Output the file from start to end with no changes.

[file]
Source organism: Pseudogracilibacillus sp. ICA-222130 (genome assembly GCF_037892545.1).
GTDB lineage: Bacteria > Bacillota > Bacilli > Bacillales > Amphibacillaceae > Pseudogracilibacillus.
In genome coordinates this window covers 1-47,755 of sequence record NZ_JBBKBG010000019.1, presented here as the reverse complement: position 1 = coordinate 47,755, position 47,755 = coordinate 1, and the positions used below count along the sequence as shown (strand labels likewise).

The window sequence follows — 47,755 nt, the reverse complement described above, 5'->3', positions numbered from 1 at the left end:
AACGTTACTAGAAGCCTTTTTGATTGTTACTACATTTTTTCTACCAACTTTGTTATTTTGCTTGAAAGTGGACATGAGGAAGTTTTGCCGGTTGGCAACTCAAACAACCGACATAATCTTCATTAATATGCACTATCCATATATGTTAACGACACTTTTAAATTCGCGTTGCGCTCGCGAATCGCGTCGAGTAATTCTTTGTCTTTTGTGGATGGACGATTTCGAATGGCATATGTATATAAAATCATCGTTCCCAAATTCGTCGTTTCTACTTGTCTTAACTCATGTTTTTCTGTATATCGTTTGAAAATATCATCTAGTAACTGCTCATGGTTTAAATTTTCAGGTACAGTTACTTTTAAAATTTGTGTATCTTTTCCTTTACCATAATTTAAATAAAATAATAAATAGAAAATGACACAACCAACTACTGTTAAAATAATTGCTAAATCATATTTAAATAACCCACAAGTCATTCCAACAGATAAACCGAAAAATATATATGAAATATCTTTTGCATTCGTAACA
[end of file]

Source organism: Pseudogracilibacillus sp. ICA-222130 (genome assembly GCF_037892545.1).
GTDB lineage: Bacteria > Bacillota > Bacilli > Bacillales > Amphibacillaceae > Pseudogracilibacillus.
In genome coordinates this window covers 1-47,755 of sequence record NZ_JBBKBG010000019.1, presented here as the reverse complement: position 1 = coordinate 47,755, position 47,755 = coordinate 1, and the positions used below count along the sequence as shown (strand labels likewise).

The window sequence follows — 47,755 nt, the reverse complement described above, 5'->3', positions numbered from 1 at the left end:
AACGTTACTAGAAGCCTTTTTGATTGTTACTACATTTTTTCTACCAACTTTGTTATTTTGCTTGAAAGTGGACATGAGGAAGTTTTGCCGGTTGGCAACTCAAACAACCGACATAATCTTCATTAATATGCACTATCCATATATGTTAACGACACTTTTAAATTCGCGTTGCGCTCGCGAATCGCGTCGAGTAATTCTTTGTCTTTTGTGGATGGACGATTTCGAATGGCATATGTATATAAAATCATCGTTCCCAAATTCGTCGTTTCTACTTGTCTTAACTCATGTTTTTCTGTATATCGTTTGAAAATATCATCTAGTAACTGCTCATGGTTTAAATTTTCAGGTACAGTTACTTTTAAAATTTGTGTATCTTTTCCTTTACCATAATTTAAATAAAATAATAAATAGAAAATGACACAACCAACTACTGTTAAAATAATTGCTAAATCATATTTAAATAACCCACAAGTCATTCCAACAGATAAACCGAAAAATATATATGAAATATCTTTTGCATTCGTAACA